When the PCjr was designed hard drives were a very
found only on business class computers. IBM first started selling a
10MB hard drive with the introduction of the PC XT in 1983. In 1984 the
PC AT was introduced with an option for a 20MB hard drive. The PCjr,
being designed for
the home market, had no ability to add a hard drive and even the single
floppy drive was an option.
Hard drives are useful though; shuffling floppy diskettes on a single
drive system is an exercise in frustration. People found ways to add a
second or third floppy drive to their system, improving
the usability of the machine. But the speed and capacity of a hard
drive is what we all lusted for … a 10MB unit would hold the
equivalent of 30 floppy diskettes, while a 20MB unit was basically
infinite storage. Hard drives were lightning fast and you spent much
less time moving diskettes back and forth by hand.
After a few years hard drives became more affordable in the market but
hard drives for the PCjr remained unusual. The PCjr had a few problems
working against it:
Even with these challenges hard drive options became available. The
March 1987 edition of "The Junior Report" featured
advertisements for 4 different types of hard drive systems offering
10MB and 20MB options:
- IBM basically orphaned the machine in 1985. Even with many
in use, it was a dead-end market.
- The machine physically did not have room to house a hard
drive or a controller; any hard drive attachment would have to be
physically make the PCjr larger using an expansion chassis.
- The machine was non-standard; you could not use standard
ISA controller cards. Every controller had to be designed
specifically for the PCjr.
- Given the option to add a hard drive to a PCjr or just sell
the machine and buy a low-end PC XT clone, many people chose to do the
later as it was more cost effective and it got them out of the PCjr
compatibility hell that IBM had created.
Imagine paying $600 for a 10MB hard drive and controller … in
1987. In 2018 that would be close to $1340.
- Paul Rau consulting: 20MB external hard drive for $699
- Computer Reset (still in business as of 2017):
- Racore expansion chassis with 10MB drive and DMA for $875
or 20MB for $985
- External drives with interface card: $650 for 10MB and
$750 for 20MB
- SPC Diskitjr: $595 for 10MB, $695 for 20MB, or $245 for a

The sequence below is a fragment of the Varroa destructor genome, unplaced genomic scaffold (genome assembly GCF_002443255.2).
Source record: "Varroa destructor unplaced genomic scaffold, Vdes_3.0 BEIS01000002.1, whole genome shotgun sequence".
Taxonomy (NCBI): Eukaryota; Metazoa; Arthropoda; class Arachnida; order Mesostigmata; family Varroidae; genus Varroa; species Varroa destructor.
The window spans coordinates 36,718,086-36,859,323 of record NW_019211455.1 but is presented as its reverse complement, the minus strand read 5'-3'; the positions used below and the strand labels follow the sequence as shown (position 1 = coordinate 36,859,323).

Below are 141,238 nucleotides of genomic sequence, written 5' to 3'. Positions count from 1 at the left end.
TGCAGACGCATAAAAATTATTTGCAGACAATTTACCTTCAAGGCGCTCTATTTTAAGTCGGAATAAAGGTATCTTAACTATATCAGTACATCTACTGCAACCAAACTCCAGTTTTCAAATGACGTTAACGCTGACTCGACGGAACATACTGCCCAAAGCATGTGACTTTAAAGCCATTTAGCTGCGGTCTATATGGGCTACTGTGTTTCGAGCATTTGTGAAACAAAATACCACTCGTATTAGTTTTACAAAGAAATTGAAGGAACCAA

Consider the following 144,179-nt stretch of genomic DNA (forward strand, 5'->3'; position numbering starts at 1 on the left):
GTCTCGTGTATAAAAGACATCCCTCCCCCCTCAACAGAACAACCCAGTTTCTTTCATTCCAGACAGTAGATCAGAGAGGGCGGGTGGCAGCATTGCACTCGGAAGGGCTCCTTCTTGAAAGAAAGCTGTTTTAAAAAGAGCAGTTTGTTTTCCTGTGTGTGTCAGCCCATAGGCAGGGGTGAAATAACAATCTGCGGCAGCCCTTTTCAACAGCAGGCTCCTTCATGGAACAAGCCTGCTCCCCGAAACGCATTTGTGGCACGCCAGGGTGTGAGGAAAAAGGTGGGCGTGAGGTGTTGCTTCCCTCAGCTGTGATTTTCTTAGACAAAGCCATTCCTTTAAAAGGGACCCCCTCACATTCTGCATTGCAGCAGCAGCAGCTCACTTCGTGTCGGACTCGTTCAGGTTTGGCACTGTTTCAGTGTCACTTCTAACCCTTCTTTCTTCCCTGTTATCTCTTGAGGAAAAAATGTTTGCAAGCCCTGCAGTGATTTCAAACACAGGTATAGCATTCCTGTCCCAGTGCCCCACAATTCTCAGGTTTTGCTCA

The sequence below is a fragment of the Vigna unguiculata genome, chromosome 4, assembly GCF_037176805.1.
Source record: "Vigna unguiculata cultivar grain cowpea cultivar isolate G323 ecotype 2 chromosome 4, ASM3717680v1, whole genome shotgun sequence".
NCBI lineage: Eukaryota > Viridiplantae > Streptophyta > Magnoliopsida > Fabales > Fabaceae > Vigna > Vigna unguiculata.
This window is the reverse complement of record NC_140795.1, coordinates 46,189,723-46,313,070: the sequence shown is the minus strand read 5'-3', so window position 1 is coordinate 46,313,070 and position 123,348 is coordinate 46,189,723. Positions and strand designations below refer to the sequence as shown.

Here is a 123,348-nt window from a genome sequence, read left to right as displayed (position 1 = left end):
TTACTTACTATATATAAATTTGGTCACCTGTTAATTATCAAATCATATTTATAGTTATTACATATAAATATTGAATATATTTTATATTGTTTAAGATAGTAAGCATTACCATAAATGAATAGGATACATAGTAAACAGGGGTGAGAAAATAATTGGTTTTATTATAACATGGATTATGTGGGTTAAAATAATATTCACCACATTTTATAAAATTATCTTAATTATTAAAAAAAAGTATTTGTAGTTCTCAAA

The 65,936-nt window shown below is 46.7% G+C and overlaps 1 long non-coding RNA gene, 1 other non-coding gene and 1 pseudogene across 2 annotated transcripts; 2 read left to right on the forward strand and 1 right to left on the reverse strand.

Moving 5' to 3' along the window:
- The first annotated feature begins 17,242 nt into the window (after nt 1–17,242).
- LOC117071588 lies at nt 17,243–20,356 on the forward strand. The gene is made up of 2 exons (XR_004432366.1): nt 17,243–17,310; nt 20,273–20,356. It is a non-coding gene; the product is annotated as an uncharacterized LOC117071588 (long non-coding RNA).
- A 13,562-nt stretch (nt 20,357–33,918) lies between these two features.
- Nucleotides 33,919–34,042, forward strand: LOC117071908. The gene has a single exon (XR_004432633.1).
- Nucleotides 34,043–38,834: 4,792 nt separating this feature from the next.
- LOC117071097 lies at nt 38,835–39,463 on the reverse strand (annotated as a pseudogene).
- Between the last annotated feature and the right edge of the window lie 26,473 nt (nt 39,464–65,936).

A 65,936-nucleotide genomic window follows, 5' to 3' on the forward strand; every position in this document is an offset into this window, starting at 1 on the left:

The SPC Diskitjr
The only hard drives that I have run into on a PCjr were homebrew units
adapted from a PC XT controller or the very nice SCSI sidecar
attachments that came later on from PC Enterprises. Recently I was
thrilled to adopt an SPC Diskitjr from the original owner - I had seen
the advertisements but I have never seen or heard of one in the wild.
First, the advertisement from the March 1987 edition of "The Junior
And here is what one looks like 30+ years later:
Looking past the cluttered workbench, this is what you are looking at:
the drive would be in a more professional looking enclosure as shown in
the original advertisement. If you were really lucky you had an
expansion chassis like the Racore Drive II to house the hard drive.
- A PCjr with a 128KB sidecar (closest to the machine) and
the SPC Diskitjr hard drive interface sidecar.
- A Seagate ST-238R 30MB RLL hard drive attached via a ribbon
cable to the SPC sidecar. (The drive is being used as a 20MB MFM drive.)
- An external power supply to power the drive and an external
fan to keep it cool.
- My usual 20GB Maxtor drive tucked in back, disconnected and
unused for this experiment.
Here is an image of the bare controller card:
- The controller card uses a Western Digital 2010 Winchester
disk controller chip. ("Winchester" is the old term for a sealed disk
unit consisting of heads and platters.)
controller is capable of driving two MFM hard drives. (Note the two
sets of data pins at the lower right corner; one vertical and one at a
- The controller card does not have a BIOS extension. To use
drive you must boot from the floppy drive and load a device driver that
installs a block device driver, similar to the way a RAM disk or Zip
drive is installed.
The setup program uses a text file as the source of hard drive
parameter information. The parameters for a drive generally look like
Seagate ST225 : 614 : 300 : 615 : 3 : 0 : 1
I don't have documentation for the parameters, but
comparing the drive specifications to the parameters one can deduce the
-1 : 0 : 6
There are other formats to describe drives too; they have additional
lines of data. I am still trying to decode what the data fields control.
- Maximum cylinder number (based on 615 cylinders for the
drive numbered 0 to 614)
- Write Precompensation?
- Reduced Write Current?
- Maximum head number (based on 4 heads numbered 0 to 3)
- Unknown, but always seems to be 0
- Step Rate Code (usually set to 1, rarely set to 2.)
- Unknown, but always set to zero. (Possibly an end of record
All of the files that I have for the software can be found in Diskitjr.zip. If you have other
files or documentation please let me know and I'll update the file and
A special thanks to Paul W. for making the Diskitjr available for me to
look at. I thought I was going to be debugging a dead piece of
hardware; it turned out to be a trivial problem. I have since adopted
it and now it has joined the misfit PCjr family. :-)